What type of meadow do I have?

Different types of grassland are species-rich and not all of them have lots of flowers.

Plants are used as indicators of grassland quality.  To identify whether your meadow or grassland is species-rich use our Grassland Plant Identification Guide and then choose the relevant habitat to find out more about the type of grassland you have.  Don't forget to have a look at the information on waxcap fungi - these colourful mushrooms only fruit during the autumn and are easy to overlook when identifying your grassland at other times of the year.

Once you have identified the type of species-rich grassland you have, it is important that you manage it in a suitable way to maintain the range of plants and wildlife that live there.  Look at the How Can I Manage My Meadow section to find out more about how to do this.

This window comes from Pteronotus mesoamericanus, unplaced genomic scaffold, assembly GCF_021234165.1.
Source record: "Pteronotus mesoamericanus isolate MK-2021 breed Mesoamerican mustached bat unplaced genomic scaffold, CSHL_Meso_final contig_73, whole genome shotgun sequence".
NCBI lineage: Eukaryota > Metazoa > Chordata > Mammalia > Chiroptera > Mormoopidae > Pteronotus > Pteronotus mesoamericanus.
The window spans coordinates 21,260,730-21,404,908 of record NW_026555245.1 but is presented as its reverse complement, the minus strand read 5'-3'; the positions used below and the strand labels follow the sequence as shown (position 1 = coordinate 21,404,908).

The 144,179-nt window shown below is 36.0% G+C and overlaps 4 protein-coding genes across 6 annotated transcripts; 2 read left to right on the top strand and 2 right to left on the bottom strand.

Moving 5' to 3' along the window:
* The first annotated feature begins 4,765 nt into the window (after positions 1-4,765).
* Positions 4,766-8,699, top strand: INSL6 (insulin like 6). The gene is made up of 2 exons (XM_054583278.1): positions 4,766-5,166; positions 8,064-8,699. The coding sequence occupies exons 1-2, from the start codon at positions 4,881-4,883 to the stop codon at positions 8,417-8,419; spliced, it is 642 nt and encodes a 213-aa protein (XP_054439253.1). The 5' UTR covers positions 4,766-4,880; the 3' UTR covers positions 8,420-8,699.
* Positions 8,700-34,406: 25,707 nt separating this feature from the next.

If the common grassland plants shown in our Identification Guide are not present in your grassland then it may not be species-rich.   However, it is possible that you could restore or recreate a species-rich grassland on your land.  To find out more about whether you could do this have a look at Is My Land Suitable for Restoring or Creating a Meadow.

If you want some help about where to go next please see the flow-chart for the advice and guidance section.

Case Study: Haunn Field

Species-rich grassland in Scotland

Download PDF

Case study: Deer Park Farm

Hay meadows and pasture at Deer Park Farm in England.

Download PDF

Case study: Monyash Farm

Upland hay meadows, calcareous and acid grassland in England

Download PDF

Case study: Peewits Valley

Hay meadow and grazing management of a calcareous meadow in England

Download PDF

Case study: Francesca’s Meadow

A restored lowland meadow created by a local community group

Download PDF

Case study: Wylam Communtiy Orchard

Creation of an orchard and lowland meadow by a local community group

Download PDF

Page 2 of 2 Prev 12